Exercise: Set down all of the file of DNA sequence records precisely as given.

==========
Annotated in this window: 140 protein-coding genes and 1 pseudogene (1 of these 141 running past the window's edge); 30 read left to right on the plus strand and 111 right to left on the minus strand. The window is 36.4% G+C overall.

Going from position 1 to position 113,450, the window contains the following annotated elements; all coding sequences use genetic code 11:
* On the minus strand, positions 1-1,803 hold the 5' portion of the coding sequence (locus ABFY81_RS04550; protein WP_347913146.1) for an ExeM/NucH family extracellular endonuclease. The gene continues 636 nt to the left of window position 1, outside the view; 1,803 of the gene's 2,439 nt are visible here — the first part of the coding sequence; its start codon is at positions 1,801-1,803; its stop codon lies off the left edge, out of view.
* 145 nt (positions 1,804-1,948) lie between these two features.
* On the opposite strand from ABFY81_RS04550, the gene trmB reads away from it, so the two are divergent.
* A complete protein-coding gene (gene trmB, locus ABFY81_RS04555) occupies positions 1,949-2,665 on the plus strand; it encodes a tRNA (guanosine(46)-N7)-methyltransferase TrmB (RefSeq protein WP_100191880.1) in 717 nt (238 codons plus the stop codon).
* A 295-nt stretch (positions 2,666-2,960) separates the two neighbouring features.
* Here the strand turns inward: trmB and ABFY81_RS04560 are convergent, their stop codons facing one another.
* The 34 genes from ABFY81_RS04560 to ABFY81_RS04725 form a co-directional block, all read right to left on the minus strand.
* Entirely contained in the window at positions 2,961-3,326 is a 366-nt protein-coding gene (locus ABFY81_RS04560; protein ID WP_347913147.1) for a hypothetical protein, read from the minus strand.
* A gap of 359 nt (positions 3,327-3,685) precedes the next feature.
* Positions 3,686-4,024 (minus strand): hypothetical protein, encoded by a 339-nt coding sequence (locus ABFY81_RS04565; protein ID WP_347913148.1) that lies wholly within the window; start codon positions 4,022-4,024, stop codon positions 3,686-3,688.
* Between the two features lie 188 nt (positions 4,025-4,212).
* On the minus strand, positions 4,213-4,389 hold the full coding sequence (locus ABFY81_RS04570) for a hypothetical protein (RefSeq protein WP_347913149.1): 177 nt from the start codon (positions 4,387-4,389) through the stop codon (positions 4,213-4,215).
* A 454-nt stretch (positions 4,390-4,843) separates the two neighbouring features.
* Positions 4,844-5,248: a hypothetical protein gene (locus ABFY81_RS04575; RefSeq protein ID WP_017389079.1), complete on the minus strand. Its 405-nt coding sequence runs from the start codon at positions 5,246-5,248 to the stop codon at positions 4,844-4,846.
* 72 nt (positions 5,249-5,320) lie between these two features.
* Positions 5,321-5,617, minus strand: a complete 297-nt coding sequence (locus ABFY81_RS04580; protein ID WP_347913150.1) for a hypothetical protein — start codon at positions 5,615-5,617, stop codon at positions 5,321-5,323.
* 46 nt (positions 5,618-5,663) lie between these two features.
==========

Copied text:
Annotated in this window: 140 protein-coding genes and 1 pseudogene (1 of these 141 running past the window's edge); 30 read left to right on the plus strand and 111 right to left on the minus strand. The window is 36.4% G+C overall.

Going from position 1 to position 113,450, the window contains the following annotated elements; all coding sequences use genetic code 11:
* On the minus strand, positions 1-1,803 hold the 5' portion of the coding sequence (locus ABFY81_RS04550; protein WP_347913146.1) for an ExeM/NucH family extracellular endonuclease. The gene continues 636 nt to the left of window position 1, outside the view; 1,803 of the gene's 2,439 nt are visible here — the first part of the coding sequence; its start codon is at positions 1,801-1,803; its stop codon lies off the left edge, out of view.
* 145 nt (positions 1,804-1,948) lie between these two features.
* On the opposite strand from ABFY81_RS04550, the gene trmB reads away from it, so the two are divergent.
* A complete protein-coding gene (gene trmB, locus ABFY81_RS04555) occupies positions 1,949-2,665 on the plus strand; it encodes a tRNA (guanosine(46)-N7)-methyltransferase TrmB (RefSeq protein WP_100191880.1) in 717 nt (238 codons plus the stop codon).
* A 295-nt stretch (positions 2,666-2,960) separates the two neighbouring features.
* Here the strand turns inward: trmB and ABFY81_RS04560 are convergent, their stop codons facing one another.
* The 34 genes from ABFY81_RS04560 to ABFY81_RS04725 form a co-directional block, all read right to left on the minus strand.
* Entirely contained in the window at positions 2,961-3,326 is a 366-nt protein-coding gene (locus ABFY81_RS04560; protein ID WP_347913147.1) for a hypothetical protein, read from the minus strand.
* A gap of 359 nt (positions 3,327-3,685) precedes the next feature.
* Positions 3,686-4,024 (minus strand): hypothetical protein, encoded by a 339-nt coding sequence (locus ABFY81_RS04565; protein ID WP_347913148.1) that lies wholly within the window; start codon positions 4,022-4,024, stop codon positions 3,686-3,688.
* Between the two features lie 188 nt (positions 4,025-4,212).
* On the minus strand, positions 4,213-4,389 hold the full coding sequence (locus ABFY81_RS04570) for a hypothetical protein (RefSeq protein WP_347913149.1): 177 nt from the start codon (positions 4,387-4,389) through the stop codon (positions 4,213-4,215).
* A 454-nt stretch (positions 4,390-4,843) separates the two neighbouring features.
* Positions 4,844-5,248: a hypothetical protein gene (locus ABFY81_RS04575; RefSeq protein ID WP_017389079.1), complete on the minus strand. Its 405-nt coding sequence runs from the start codon at positions 5,246-5,248 to the stop codon at positions 4,844-4,846.
* 72 nt (positions 5,249-5,320) lie between these two features.
* Positions 5,321-5,617, minus strand: a complete 297-nt coding sequence (locus ABFY81_RS04580; protein ID WP_347913150.1) for a hypothetical protein — start codon at positions 5,615-5,617, stop codon at positions 5,321-5,323.
* 46 nt (positions 5,618-5,663) lie between these two features.